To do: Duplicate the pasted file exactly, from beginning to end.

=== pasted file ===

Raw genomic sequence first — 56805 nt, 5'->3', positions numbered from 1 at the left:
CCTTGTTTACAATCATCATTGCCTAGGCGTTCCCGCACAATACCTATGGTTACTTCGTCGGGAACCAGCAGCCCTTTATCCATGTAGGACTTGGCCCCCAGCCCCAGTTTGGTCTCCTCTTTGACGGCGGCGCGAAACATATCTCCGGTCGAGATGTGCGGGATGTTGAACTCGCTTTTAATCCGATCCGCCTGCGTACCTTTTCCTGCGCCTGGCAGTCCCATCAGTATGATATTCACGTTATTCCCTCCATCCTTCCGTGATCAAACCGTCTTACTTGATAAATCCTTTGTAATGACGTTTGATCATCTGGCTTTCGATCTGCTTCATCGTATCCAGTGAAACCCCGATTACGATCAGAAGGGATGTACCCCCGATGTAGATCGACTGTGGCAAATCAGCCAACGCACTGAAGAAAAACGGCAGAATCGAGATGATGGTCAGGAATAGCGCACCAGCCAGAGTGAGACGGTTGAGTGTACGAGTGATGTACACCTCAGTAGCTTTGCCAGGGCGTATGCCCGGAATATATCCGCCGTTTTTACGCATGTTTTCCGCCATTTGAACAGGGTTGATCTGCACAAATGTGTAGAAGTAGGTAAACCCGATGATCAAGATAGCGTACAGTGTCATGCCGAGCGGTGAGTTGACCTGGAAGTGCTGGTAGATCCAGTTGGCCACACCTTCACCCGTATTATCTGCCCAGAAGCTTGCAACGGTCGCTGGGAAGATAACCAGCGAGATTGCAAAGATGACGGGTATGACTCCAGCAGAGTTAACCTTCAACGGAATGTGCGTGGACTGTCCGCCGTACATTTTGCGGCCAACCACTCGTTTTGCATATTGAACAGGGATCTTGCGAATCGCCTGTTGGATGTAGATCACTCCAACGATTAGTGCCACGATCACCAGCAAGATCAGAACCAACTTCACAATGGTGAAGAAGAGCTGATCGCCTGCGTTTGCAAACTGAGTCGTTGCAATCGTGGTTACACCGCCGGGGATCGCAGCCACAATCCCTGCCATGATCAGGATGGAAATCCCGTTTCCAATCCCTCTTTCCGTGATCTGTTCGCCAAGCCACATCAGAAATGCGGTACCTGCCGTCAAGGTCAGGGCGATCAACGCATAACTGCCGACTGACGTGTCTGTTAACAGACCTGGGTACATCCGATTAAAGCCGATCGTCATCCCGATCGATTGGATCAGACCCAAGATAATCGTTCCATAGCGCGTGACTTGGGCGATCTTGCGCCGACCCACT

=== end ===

Raw genomic sequence first — 56805 nt, 5'->3', positions numbered from 1 at the left:
CCTTGTTTACAATCATCATTGCCTAGGCGTTCCCGCACAATACCTATGGTTACTTCGTCGGGAACCAGCAGCCCTTTATCCATGTAGGACTTGGCCCCCAGCCCCAGTTTGGTCTCCTCTTTGACGGCGGCGCGAAACATATCTCCGGTCGAGATGTGCGGGATGTTGAACTCGCTTTTAATCCGATCCGCCTGCGTACCTTTTCCTGCGCCTGGCAGTCCCATCAGTATGATATTCACGTTATTCCCTCCATCCTTCCGTGATCAAACCGTCTTACTTGATAAATCCTTTGTAATGACGTTTGATCATCTGGCTTTCGATCTGCTTCATCGTATCCAGTGAAACCCCGATTACGATCAGAAGGGATGTACCCCCGATGTAGATCGACTGTGGCAAATCAGCCAACGCACTGAAGAAAAACGGCAGAATCGAGATGATGGTCAGGAATAGCGCACCAGCCAGAGTGAGACGGTTGAGTGTACGAGTGATGTACACCTCAGTAGCTTTGCCAGGGCGTATGCCCGGAATATATCCGCCGTTTTTACGCATGTTTTCCGCCATTTGAACAGGGTTGATCTGCACAAATGTGTAGAAGTAGGTAAACCCGATGATCAAGATAGCGTACAGTGTCATGCCGAGCGGTGAGTTGACCTGGAAGTGCTGGTAGATCCAGTTGGCCACACCTTCACCCGTATTATCTGCCCAGAAGCTTGCAACGGTCGCTGGGAAGATAACCAGCGAGATTGCAAAGATGACGGGTATGACTCCAGCAGAGTTAACCTTCAACGGAATGTGCGTGGACTGTCCGCCGTACATTTTGCGGCCAACCACTCGTTTTGCATATTGAACAGGGATCTTGCGAATCGCCTGTTGGATGTAGATCACTCCAACGATTAGTGCCACGATCACCAGCAAGATCAGAACCAACTTCACAATGGTGAAGAAGAGCTGATCGCCTGCGTTTGCAAACTGAGTCGTTGCAATCGTGGTTACACCGCCGGGGATCGCAGCCACAATCCCTGCCATGATCAGGATGGAAATCCCGTTTCCAATCCCTCTTTCCGTGATCTGTTCGCCAAGCCACATCAGAAATGCGGTACCTGCCGTCAAGGTCAGGGCGATCAACGCATAACTGCCGACTGACGTGTCTGTTAACAGACCTGGGTACATCCGATTAAAGCCGATCGTCATCCCGATCGATTGGATCAGACCCAAGATAATCGTTCCATAGCGCGTGACTTGGGCGATCTTGCGCCGACCCACT